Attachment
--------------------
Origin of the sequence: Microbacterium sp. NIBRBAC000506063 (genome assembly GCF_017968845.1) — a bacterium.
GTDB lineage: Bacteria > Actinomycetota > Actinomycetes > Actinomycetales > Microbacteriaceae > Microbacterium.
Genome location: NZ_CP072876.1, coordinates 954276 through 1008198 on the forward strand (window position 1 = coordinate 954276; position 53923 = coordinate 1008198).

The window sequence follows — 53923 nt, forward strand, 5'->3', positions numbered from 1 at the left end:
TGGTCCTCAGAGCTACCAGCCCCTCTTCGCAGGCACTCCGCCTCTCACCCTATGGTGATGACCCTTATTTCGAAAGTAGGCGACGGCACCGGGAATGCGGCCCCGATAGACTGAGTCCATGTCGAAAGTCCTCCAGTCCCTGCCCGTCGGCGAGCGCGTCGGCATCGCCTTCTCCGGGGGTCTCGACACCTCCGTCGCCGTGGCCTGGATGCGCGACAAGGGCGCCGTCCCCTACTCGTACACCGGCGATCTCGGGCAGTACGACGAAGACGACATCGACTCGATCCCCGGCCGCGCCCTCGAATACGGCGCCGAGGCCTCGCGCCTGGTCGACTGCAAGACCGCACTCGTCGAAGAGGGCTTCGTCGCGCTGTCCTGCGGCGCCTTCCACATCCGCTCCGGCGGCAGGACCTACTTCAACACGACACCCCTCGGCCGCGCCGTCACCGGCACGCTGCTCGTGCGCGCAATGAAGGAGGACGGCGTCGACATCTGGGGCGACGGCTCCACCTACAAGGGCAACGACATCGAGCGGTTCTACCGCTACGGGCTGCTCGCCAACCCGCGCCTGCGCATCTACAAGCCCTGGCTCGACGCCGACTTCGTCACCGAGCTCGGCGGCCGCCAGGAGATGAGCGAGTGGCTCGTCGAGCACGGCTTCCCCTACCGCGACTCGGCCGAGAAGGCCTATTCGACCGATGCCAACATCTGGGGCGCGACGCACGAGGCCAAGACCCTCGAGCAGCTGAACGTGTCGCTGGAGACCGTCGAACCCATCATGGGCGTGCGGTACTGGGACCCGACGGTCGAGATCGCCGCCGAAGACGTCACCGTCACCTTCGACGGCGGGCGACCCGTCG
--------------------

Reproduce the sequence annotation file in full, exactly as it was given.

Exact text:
Origin of the sequence: Microbacterium sp. NIBRBAC000506063 (genome assembly GCF_017968845.1) — a bacterium.
GTDB lineage: Bacteria > Actinomycetota > Actinomycetes > Actinomycetales > Microbacteriaceae > Microbacterium.
Genome location: NZ_CP072876.1, coordinates 954276 through 1008198 on the forward strand (window position 1 = coordinate 954276; position 53923 = coordinate 1008198).

The window sequence follows — 53923 nt, forward strand, 5'->3', positions numbered from 1 at the left end:
TGGTCCTCAGAGCTACCAGCCCCTCTTCGCAGGCACTCCGCCTCTCACCCTATGGTGATGACCCTTATTTCGAAAGTAGGCGACGGCACCGGGAATGCGGCCCCGATAGACTGAGTCCATGTCGAAAGTCCTCCAGTCCCTGCCCGTCGGCGAGCGCGTCGGCATCGCCTTCTCCGGGGGTCTCGACACCTCCGTCGCCGTGGCCTGGATGCGCGACAAGGGCGCCGTCCCCTACTCGTACACCGGCGATCTCGGGCAGTACGACGAAGACGACATCGACTCGATCCCCGGCCGCGCCCTCGAATACGGCGCCGAGGCCTCGCGCCTGGTCGACTGCAAGACCGCACTCGTCGAAGAGGGCTTCGTCGCGCTGTCCTGCGGCGCCTTCCACATCCGCTCCGGCGGCAGGACCTACTTCAACACGACACCCCTCGGCCGCGCCGTCACCGGCACGCTGCTCGTGCGCGCAATGAAGGAGGACGGCGTCGACATCTGGGGCGACGGCTCCACCTACAAGGGCAACGACATCGAGCGGTTCTACCGCTACGGGCTGCTCGCCAACCCGCGCCTGCGCATCTACAAGCCCTGGCTCGACGCCGACTTCGTCACCGAGCTCGGCGGCCGCCAGGAGATGAGCGAGTGGCTCGTCGAGCACGGCTTCCCCTACCGCGACTCGGCCGAGAAGGCCTATTCGACCGATGCCAACATCTGGGGCGCGACGCACGAGGCCAAGACCCTCGAGCAGCTGAACGTGTCGCTGGAGACCGTCGAACCCATCATGGGCGTGCGGTACTGGGACCCGACGGTCGAGATCGCCGCCGAAGACGTCACCGTCACCTTCGACGGCGGGCGACCCGTCG